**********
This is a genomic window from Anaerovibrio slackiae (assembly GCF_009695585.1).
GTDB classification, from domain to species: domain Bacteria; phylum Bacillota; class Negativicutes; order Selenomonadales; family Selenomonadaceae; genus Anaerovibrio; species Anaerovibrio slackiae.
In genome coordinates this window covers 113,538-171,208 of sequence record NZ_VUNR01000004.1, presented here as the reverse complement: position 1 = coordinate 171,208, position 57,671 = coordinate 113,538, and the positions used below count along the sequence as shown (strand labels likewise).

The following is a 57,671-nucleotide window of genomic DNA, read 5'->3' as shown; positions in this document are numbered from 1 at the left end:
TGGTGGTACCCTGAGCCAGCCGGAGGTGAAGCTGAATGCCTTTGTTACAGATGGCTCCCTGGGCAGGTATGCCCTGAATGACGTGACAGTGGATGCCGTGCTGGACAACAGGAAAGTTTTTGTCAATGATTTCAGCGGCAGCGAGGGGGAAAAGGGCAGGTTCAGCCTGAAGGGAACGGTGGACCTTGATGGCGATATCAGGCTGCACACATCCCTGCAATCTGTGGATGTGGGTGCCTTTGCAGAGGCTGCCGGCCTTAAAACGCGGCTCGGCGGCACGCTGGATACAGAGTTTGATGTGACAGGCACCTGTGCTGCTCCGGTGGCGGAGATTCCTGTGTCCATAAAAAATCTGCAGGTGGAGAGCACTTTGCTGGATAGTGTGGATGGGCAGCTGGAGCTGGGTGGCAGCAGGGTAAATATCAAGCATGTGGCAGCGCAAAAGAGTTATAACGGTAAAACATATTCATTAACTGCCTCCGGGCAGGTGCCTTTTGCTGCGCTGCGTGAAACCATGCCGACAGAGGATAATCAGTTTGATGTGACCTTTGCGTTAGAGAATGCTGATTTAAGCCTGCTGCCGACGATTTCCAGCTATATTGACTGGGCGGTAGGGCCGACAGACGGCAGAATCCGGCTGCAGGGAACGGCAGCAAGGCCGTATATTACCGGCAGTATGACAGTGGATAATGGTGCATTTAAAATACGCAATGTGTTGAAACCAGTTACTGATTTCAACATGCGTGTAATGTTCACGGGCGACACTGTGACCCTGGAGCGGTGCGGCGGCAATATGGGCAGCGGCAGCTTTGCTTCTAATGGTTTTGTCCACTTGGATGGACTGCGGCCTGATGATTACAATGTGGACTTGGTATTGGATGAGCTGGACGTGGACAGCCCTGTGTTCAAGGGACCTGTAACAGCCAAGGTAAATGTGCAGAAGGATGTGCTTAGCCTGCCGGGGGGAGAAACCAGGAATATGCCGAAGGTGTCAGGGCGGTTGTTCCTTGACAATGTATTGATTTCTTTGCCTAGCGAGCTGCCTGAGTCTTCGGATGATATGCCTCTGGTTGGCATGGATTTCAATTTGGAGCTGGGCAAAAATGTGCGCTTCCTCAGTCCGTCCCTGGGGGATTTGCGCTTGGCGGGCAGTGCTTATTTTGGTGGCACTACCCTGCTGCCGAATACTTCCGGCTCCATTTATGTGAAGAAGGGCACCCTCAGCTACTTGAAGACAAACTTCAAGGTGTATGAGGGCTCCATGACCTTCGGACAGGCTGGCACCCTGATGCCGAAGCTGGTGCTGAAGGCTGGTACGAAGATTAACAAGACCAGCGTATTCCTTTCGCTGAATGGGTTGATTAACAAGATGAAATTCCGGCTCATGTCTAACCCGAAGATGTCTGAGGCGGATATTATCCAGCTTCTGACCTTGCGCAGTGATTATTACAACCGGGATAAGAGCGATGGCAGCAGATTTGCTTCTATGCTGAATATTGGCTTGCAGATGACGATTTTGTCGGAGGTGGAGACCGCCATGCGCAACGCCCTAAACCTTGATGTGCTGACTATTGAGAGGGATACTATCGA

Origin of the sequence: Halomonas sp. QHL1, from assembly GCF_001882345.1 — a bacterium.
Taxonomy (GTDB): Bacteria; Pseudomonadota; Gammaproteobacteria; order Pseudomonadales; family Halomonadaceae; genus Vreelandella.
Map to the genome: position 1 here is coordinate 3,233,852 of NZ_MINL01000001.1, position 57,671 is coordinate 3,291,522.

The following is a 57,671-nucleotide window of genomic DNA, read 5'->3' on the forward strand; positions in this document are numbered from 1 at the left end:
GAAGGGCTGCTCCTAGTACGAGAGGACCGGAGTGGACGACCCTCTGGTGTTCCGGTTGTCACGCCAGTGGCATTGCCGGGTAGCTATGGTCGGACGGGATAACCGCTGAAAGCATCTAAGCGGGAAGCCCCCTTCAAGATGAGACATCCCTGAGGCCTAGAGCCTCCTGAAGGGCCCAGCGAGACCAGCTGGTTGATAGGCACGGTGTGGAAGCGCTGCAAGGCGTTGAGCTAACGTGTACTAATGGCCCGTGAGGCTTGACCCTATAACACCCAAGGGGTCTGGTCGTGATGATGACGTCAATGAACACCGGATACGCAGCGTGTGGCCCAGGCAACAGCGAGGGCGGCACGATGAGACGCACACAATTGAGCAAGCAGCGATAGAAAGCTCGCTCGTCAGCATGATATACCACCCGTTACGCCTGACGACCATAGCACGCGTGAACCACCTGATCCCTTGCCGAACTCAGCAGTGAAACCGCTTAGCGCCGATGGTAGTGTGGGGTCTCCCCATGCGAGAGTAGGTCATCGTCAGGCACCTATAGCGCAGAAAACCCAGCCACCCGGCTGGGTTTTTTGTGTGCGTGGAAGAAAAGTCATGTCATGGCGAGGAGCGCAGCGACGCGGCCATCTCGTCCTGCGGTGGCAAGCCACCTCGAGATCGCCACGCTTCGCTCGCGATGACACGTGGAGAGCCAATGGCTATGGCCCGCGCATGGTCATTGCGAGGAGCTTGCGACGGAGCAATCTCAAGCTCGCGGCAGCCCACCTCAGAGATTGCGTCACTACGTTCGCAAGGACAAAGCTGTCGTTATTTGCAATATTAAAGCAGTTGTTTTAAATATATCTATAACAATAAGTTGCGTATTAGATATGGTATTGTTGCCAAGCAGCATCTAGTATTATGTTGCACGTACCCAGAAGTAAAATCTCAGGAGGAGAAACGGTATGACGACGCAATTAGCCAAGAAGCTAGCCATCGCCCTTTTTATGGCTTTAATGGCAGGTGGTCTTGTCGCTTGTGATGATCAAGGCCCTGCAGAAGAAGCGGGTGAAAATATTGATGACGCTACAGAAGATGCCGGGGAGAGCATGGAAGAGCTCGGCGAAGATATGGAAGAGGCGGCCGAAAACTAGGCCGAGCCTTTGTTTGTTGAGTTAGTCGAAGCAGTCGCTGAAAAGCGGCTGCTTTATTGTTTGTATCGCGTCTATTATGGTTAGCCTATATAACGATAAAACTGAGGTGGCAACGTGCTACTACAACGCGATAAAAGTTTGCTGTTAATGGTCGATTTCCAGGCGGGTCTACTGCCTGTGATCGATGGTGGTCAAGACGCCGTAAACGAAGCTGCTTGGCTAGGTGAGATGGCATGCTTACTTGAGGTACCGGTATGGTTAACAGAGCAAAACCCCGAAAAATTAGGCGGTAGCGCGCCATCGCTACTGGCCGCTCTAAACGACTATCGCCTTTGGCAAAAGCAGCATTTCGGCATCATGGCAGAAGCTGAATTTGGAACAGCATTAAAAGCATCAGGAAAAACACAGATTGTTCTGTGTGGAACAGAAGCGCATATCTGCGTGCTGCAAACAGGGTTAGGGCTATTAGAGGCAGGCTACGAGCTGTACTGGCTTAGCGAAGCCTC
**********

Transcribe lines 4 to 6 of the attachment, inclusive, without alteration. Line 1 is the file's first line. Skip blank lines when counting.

The following is a 57,671-nucleotide window of genomic DNA, read 5'->3' as shown; positions in this document are numbered from 1 at the left end:
TGGTGGTACCCTGAGCCAGCCGGAGGTGAAGCTGAATGCCTTTGTTACAGATGGCTCCCTGGGCAGGTATGCCCTGAATGACGTGACAGTGGATGCCGTGCTGGACAACAGGAAAGTTTTTGTCAATGATTTCAGCGGCAGCGAGGGGGAAAAGGGCAGGTTCAGCCTGAAGGGAACGGTGGACCTTGATGGCGATATCAGGCTGCACACATCCCTGCAATCTGTGGATGTGGGTGCCTTTGCAGAGGCTGCCGGCCTTAAAACGCGGCTCGGCGGCACGCTGGATACAGAGTTTGATGTGACAGGCACCTGTGCTGCTCCGGTGGCGGAGATTCCTGTGTCCATAAAAAATCTGCAGGTGGAGAGCACTTTGCTGGATAGTGTGGATGGGCAGCTGGAGCTGGGTGGCAGCAGGGTAAATATCAAGCATGTGGCAGCGCAAAAGAGTTATAACGGTAAAACATATTCATTAACTGCCTCCGGGCAGGTGCCTTTTGCTGCGCTGCGTGAAACCATGCCGACAGAGGATAATCAGTTTGATGTGACCTTTGCGTTAGAGAATGCTGATTTAAGCCTGCTGCCGACGATTTCCAGCTATATTGACTGGGCGGTAGGGCCGACAGACGGCAGAATCCGGCTGCAGGGAACGGCAGCAAGGCCGTATATTACCGGCAGTATGACAGTGGATAATGGTGCATTTAAAATACGCAATGTGTTGAAACCAGTTACTGATTTCAACATGCGTGTAATGTTCACGGGCGACACTGTGACCCTGGAGCGGTGCGGCGGCAATATGGGCAGCGGCAGCTTTGCTTCTAATGGTTTTGTCCACTTGGATGGACTGCGGCCTGATGATTACAATGTGGACTTGGTATTGGATGAGCTGGACGTGGACAGCCCTGTGTTCAAGGGACCTGTAACAGCCAAGGTAAATGTGCAGAAGGATGTGCTTAGCCTGCCGGGGGGAGAAACCAGGAATATGCCGAAGGTGTCAGGGCGGTTGTTCCTTGACAATGTATTGATTTCTTTGCCTAGCGAGCTGCCTGAGTCTTCGGATGATATGCCTCTGGTTGGCATGGATTTCAATTTGGAGCTGGGCAAAAATGTGCGCTTCCTCAGTCCGTCCCTGGGGGATTTGCGCTTGGCGGGCAGTGCTTATTTTGGTGGCACTACCCTGCTGCCGAATACTTCCGGCTCCATTTATGTGAAGAAGGGCACCCTCAGCTACTTGAAGACAAACTTCAAGGTGTATGAGGGCTCCATGACCTTCGGACAGGCTGGCACCCTGATGCCGAAGCTGGTGCTGAAGGCTGGTACGAAGATTAACAAGACCAGCGTATTCCTTTCGCTGAATGGGTTGATTAACAAGATGAAATTCCGGCTCATGTCTAACCCGAAGATGTCTGAGGCGGATATTATCCAGCTTCTGACCTTGCGCAGTGATTATTACAACCGGGATAAGAGCGATGGCAGCAGATTTGCTTCTATGCTGAATATTGGCTTGCAGATGACGATTTTGTCGGAGGTGGAGACCGCCATGCGCAACGCCCTAAACCTTGATGTGCTGACTATTGAGAGGGATACTATCGA

Origin of the sequence: Halomonas sp. QHL1, from assembly GCF_001882345.1 — a bacterium.